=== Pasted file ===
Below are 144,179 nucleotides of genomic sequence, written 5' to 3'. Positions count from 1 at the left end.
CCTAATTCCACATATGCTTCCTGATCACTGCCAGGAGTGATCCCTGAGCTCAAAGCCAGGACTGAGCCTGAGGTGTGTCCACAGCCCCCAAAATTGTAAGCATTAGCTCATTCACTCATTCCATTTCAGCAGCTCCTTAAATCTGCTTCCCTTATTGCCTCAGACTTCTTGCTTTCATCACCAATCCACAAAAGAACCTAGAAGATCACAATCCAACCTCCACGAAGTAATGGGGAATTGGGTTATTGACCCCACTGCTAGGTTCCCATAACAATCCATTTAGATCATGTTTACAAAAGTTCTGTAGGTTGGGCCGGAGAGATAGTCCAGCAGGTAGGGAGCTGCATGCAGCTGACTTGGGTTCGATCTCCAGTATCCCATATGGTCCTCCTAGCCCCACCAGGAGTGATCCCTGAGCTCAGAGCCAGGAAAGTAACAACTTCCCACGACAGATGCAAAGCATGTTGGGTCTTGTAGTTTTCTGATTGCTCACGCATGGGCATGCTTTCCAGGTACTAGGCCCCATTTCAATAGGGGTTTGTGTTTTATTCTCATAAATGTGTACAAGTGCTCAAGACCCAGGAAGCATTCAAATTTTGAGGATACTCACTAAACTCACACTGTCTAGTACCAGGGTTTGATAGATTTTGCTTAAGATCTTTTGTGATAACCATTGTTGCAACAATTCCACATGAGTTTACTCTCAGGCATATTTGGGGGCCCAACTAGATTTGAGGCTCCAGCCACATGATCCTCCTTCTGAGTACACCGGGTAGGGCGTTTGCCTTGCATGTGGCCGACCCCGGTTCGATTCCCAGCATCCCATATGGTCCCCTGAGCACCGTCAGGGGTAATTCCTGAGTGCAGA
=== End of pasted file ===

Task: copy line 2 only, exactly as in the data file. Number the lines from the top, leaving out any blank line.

CCTAATTCCACATATGCTTCCTGATCACTGCCAGGAGTGATCCCTGAGCTCAAAGCCAGGACTGAGCCTGAGGTGTGTCCACAGCCCCCAAAATTGTAAGCATTAGCTCATTCACTCATTCCATTTCAGCAGCTCCTTAAATCTGCTTCCCTTATTGCCTCAGACTTCTTGCTTTCATCACCAATCCACAAAAGAACCTAGAAGATCACAATCCAACCTCCACGAAGTAATGGGGAATTGGGTTATTGACCCCACTGCTAGGTTCCCATAACAATCCATTTAGATCATGTTTACAAAAGTTCTGTAGGTTGGGCCGGAGAGATAGTCCAGCAGGTAGGGAGCTGCATGCAGCTGACTTGGGTTCGATCTCCAGTATCCCATATGGTCCTCCTAGCCCCACCAGGAGTGATCCCTGAGCTCAGAGCCAGGAAAGTAACAACTTCCCACGACAGATGCAAAGCATGTTGGGTCTTGTAGTTTTCTGATTGCTCACGCATGGGCATGCTTTCCAGGTACTAGGCCCCATTTCAATAGGGGTTTGTGTTTTATTCTCATAAATGTGTACAAGTGCTCAAGACCCAGGAAGCATTCAAATTTTGAGGATACTCACTAAACTCACACTGTCTAGTACCAGGGTTTGATAGATTTTGCTTAAGATCTTTTGTGATAACCATTGTTGCAACAATTCCACATGAGTTTACTCTCAGGCATATTTGGGGGCCCAACTAGATTTGAGGCTCCAGCCACATGATCCTCCTTCTGAGTACACCGGGTAGGGCGTTTGCCTTGCATGTGGCCGACCCCGGTTCGATTCCCAGCATCCCATATGGTCCCCTGAGCACCGTCAGGGGTAATTCCTGAGTGCAGA